In 2016, the World Bank stated that around 2 billion people worldwide don’t use formal financial services and more than 50% of adults in the poorest households are unbanked. The unbanked population consists of adults who have no easy access to banks in their regions or who have developed a deep mistrust of the financial system. An initiative by the World Bank Group called Universal Financial Access 2020 is taking measures to ensure that the aforementioned unbanked community has access to traditional platforms like checking accounts by the year 2020. People who have basic transaction accounts are classified as the underbanked. The underbanked are adults that have secured the traditional tools for conducting transactions (such as a bank account), but are not privy to the digital incorporation of these transactions (such as digital payments). Because having a basic bank account is the foundation on which disruptive innovations are built, fintech offers the underbanked a ticket to financial digital inclusiveness.
With little access to banks, especially in rural geographies, underbanked users mostly carry out transactions in cash or checks making them vulnerable to theft and street frauds. Even access to bank locations for conducting transactions like cash deposit, check cashing, money order, and funds transfer may come at high costs in terms of banking fees. Fintech, telecommunication, and banking institutions are working hand-in-hand to create mobile payment and micro lending facilities for financially underbanked users. Numerous online payment and commerce systems incorporated with cell phones have been built to facilitate the ease with which this underserved population can immerse themselves in the digital economy. Examples of popular apps that have been created to foster financial inclusiveness include China’s AliPay and India’s Paytm Wallet serving 450 million and 122 million users in 2016, respectively.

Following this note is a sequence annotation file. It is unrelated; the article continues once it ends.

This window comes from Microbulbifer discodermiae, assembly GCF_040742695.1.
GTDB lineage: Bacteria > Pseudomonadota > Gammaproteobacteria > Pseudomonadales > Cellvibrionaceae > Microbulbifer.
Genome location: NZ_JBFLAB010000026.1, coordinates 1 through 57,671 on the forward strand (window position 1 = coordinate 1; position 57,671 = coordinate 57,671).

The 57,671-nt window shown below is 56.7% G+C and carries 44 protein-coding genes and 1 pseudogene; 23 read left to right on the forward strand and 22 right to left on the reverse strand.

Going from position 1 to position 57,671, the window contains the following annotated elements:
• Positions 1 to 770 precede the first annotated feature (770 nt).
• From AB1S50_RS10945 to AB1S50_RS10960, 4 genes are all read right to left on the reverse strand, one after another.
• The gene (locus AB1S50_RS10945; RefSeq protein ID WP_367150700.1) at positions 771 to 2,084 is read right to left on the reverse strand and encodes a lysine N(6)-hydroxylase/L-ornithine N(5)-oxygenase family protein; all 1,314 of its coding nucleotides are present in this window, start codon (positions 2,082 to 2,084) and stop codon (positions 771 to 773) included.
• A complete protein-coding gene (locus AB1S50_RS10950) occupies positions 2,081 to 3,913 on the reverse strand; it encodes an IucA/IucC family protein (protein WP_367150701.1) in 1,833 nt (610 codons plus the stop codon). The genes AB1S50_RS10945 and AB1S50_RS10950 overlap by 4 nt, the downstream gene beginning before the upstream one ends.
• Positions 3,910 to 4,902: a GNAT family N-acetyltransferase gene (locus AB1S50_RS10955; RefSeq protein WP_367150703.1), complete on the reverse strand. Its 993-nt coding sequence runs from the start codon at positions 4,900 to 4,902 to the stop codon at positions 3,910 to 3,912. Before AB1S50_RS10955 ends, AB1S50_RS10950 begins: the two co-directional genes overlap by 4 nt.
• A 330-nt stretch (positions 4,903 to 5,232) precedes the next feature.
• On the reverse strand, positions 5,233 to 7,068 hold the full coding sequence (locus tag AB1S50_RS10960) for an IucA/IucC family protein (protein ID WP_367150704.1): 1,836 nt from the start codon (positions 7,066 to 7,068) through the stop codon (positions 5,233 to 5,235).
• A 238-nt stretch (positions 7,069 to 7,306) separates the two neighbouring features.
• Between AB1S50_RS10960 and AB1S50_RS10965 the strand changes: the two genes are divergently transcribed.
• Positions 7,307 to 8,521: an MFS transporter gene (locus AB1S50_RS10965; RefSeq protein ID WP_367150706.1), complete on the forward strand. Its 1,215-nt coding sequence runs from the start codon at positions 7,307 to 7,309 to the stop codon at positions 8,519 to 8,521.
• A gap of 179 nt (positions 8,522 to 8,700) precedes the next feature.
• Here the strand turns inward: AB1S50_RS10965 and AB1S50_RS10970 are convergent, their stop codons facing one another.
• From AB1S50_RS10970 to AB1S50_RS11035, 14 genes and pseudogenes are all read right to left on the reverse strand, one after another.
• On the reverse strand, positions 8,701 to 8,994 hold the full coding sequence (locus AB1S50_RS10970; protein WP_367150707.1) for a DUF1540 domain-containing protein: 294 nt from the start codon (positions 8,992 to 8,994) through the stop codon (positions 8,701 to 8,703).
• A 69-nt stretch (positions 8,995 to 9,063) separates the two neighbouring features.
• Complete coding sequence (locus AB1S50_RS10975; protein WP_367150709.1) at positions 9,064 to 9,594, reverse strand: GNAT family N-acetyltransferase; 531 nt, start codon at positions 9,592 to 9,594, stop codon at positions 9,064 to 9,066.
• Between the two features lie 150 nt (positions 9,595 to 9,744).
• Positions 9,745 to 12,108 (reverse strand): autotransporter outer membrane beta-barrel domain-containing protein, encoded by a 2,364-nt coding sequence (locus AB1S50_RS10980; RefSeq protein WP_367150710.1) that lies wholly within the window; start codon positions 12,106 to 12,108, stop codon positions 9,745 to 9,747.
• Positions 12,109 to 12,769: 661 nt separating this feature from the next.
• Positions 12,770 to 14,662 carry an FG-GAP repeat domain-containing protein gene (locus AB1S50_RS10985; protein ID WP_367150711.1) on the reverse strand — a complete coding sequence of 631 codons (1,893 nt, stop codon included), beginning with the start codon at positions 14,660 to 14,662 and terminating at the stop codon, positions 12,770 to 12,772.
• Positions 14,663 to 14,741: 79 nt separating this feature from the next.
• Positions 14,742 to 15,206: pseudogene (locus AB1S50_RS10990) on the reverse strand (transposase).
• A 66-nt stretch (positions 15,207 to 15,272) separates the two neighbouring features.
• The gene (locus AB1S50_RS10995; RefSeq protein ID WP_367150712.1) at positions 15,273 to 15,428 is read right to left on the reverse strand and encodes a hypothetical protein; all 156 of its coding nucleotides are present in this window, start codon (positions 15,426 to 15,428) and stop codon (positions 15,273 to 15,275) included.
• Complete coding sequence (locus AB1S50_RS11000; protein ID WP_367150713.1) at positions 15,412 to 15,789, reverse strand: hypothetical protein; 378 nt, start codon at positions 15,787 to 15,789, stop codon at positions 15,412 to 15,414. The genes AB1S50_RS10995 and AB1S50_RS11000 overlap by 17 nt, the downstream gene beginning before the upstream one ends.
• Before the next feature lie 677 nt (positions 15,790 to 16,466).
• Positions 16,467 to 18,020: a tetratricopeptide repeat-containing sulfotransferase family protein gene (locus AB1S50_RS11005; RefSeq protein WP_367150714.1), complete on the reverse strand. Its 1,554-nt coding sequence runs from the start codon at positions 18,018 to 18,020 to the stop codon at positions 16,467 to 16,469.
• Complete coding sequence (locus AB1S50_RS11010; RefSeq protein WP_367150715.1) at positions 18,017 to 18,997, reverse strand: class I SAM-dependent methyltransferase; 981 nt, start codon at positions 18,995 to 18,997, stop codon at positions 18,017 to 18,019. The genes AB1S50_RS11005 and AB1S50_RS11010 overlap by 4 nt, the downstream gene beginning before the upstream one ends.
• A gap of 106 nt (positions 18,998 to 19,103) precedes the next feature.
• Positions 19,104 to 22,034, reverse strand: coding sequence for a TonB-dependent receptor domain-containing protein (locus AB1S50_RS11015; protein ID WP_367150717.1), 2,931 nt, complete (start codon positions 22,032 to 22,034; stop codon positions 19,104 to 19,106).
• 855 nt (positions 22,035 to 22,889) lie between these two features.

There is a sizeable global market opportunity for Fintech. However, access to a lot of markets is impeded by the unbanked group who have a deep mistrust of financial institutions and choose to conduct all-cash transactions. To alleviate this challenge, Fintech companies have come up with innovations that promote transparency in their dealings with customers. Examples of these innovations include telematics insurance technologies that provide policy owners with premium rates based on number of miles used; digital currency transactions that use blockchain ledgers to reveal nature of dealings and identities of players in the online sphere; roboadvisors that openly disclose and offer low fees for customers who have limited access to traditional financial advisors due to high costs; and peer-to-peer (P2P) lending sites that promote financial transactions where individuals lend and borrow from each other. P2P lending is particularly beneficial to emerging market participants who have no way of getting loans from financial institutions due to a lack of financial history and credit record for each individual.
With the rise and rise of fintech, financial inclusion seeks to promote the betterment of the world’s population through the use of financial services and tools available in an increasingly digital-based economy.